Answer, In Brief: The term "atheist" is a precise and economical way of designating lack of belief in god and the supernatural, yet it doesn't indicate what a person is for. That requires further explanation – and that's what really important.

Tags: Atheism, Communication, Epistemology, Relationships

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Question 4: Living Longer

Question: Should a life-loving person always wish to live longer? Suppose that a person was offered some medical therapy that would extend his life by 10 or 20 years, while preserving or even improving health. Would a life-loving person always choose to do that, assuming that he could afford it? Would refusing that therapy constitute a kind of passive suicide, perhaps even on par with that of a drug addict? In other words, assuming good health and no personal tragedies, might a life-loving person not wish to live any longer?

Answer, In Brief: A person who truly loves life and lives well continues to discover and explore new values, decade after decade, for as long as he can. He does not stagnate and thereby destroy his will to live.

Tags: Death, Ethics, Life, Meta-Ethics, Motivation, Values

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Rapid Fire Questions (1:01:56)

In this segment, I answered questions chosen at random by Greg Perkins impromptu. The questions were:
  • Could the bleeding heart libertarians serve as a useful opportunity to teach good economic principles?
  • Are stolen concepts analogous to time travel paradoxes? In a time-travel paradox, someone goes back in time to destroy his ancestor. With stolen concepts, the hierarchically antecedent concept is destroyed by the later one.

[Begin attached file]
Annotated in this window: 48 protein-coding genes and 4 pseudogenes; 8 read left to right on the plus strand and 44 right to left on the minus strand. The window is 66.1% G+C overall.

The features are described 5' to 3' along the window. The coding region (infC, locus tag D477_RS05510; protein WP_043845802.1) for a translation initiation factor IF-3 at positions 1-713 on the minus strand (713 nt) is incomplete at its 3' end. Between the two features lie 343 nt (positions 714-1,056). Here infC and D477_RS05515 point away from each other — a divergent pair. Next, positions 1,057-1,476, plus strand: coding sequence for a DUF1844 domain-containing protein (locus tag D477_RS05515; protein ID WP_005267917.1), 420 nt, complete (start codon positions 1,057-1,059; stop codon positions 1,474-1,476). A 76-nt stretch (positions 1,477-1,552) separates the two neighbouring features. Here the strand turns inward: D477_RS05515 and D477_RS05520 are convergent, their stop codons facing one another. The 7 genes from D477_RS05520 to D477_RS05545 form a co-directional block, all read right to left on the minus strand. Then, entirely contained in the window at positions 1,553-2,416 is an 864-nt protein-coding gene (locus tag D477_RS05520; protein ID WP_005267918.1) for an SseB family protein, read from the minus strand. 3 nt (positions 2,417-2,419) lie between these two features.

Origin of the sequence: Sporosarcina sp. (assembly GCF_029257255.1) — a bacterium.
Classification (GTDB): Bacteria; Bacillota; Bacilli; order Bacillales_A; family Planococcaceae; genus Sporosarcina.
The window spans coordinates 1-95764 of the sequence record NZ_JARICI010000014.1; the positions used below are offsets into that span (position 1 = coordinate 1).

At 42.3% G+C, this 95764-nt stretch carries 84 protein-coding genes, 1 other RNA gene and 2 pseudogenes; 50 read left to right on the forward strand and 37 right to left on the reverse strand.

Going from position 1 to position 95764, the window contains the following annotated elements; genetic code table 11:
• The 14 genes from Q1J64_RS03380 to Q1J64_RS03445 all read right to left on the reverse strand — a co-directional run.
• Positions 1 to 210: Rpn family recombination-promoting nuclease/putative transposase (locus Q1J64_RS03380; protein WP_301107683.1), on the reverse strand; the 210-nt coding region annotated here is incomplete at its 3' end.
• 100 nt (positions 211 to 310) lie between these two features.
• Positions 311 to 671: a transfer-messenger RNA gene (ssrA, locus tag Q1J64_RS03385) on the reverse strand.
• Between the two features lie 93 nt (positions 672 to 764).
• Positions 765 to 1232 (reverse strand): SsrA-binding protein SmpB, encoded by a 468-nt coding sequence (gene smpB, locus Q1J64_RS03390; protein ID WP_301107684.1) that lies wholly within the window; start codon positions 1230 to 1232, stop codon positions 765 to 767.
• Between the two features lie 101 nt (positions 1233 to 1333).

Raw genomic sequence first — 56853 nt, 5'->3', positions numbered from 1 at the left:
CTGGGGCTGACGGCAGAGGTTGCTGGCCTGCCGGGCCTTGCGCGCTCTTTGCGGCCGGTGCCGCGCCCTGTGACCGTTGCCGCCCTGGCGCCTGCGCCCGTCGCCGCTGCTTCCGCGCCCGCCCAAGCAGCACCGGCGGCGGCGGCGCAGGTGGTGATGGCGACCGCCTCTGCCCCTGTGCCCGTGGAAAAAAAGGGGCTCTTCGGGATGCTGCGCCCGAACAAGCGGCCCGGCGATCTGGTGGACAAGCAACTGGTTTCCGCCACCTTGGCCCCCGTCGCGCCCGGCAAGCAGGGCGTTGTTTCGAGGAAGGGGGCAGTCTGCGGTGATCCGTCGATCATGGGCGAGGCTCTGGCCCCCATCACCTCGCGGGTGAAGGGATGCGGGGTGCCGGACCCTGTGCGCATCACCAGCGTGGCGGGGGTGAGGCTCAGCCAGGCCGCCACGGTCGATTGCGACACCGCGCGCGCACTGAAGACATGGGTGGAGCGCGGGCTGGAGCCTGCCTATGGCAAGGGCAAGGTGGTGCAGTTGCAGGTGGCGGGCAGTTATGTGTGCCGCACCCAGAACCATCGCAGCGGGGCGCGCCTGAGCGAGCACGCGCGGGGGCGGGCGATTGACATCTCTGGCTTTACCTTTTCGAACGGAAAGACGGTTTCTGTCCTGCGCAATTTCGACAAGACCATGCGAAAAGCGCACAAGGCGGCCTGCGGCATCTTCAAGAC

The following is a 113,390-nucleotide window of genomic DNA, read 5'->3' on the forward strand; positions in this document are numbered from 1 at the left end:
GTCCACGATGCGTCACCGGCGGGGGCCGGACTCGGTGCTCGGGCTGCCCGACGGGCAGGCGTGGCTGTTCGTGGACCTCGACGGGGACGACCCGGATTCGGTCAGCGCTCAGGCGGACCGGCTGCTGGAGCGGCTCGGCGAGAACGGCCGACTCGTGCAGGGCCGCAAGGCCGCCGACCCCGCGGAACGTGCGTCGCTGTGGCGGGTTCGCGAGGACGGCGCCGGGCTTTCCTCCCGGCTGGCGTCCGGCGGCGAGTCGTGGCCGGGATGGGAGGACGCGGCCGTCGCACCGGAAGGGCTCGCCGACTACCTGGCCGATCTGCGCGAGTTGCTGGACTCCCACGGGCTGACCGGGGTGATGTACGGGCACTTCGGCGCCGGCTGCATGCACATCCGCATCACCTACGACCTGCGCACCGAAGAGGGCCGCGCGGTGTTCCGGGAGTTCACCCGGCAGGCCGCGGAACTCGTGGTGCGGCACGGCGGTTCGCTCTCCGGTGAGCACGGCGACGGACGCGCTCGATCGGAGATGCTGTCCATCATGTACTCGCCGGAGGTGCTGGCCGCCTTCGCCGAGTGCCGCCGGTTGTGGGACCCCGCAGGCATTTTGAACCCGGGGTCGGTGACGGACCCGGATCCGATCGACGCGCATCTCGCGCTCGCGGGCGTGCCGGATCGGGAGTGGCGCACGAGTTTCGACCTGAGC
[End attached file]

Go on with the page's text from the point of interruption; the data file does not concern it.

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Conclusion (1:04:36)

Thank you for joining us for this episode of Philosophy in Action Radio! If you enjoyed this episode, please contribute to contribute to our tip jar.


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The vast majority of Philosophy in Action Radio – the live show and the podcast – is available to anyone, free of charge. That's because my mission is to spread rational principles for real life far and wide, as I do every week to thousands of listeners. I love producing the show, but each episode requires requires the investment of time, effort, and money. So if you enjoy and value my work, please contribute to the tip jar. I suggest $5 per episode or $20 per month, but any amount is appreciated. In return, regular contributors enjoy free access to my premium content.

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About Philosophy in Action

I'm Dr. Diana Brickell (formerly Diana Hsieh). I'm a philosopher, and I've long specialized in the application of rational principles to the challenges of real life. I completed my Ph.D in philosophy from the University of Colorado at Boulder in 2009. I retired from work as a public intellectual in 2015.

From September 2009 to September 2015, I produced a radio show and podcast, Philosophy in Action Radio. In the primary show, my co-host Greg Perkins and I answered questions applying rational principles to the challenges of real life. We broadcast live over the internet on Sunday mornings.

You can listen to these 362 podcasts by subscribing to the Podcast RSS Feed. You can also peruse the podcast archive, where episodes and questions are sorted by date and by topic.

My first book, Responsibility & Luck: A Defense of Praise and Blame, can be purchased in paperback and Kindle. The book defends the justice of moral praise and blame of persons using an Aristotelian theory of moral responsibility, thereby refuting Thomas Nagel's "problem of moral luck." My second book (and online course), Explore Atlas Shrugged, is a fantastic resource for anyone wishing to study Ayn Rand's epic novel in depth.

You can also read my blog NoodleFood and subscribe to its Blog RSS Feed.

I can be reached via e-mail to diana@philosophyinaction.com.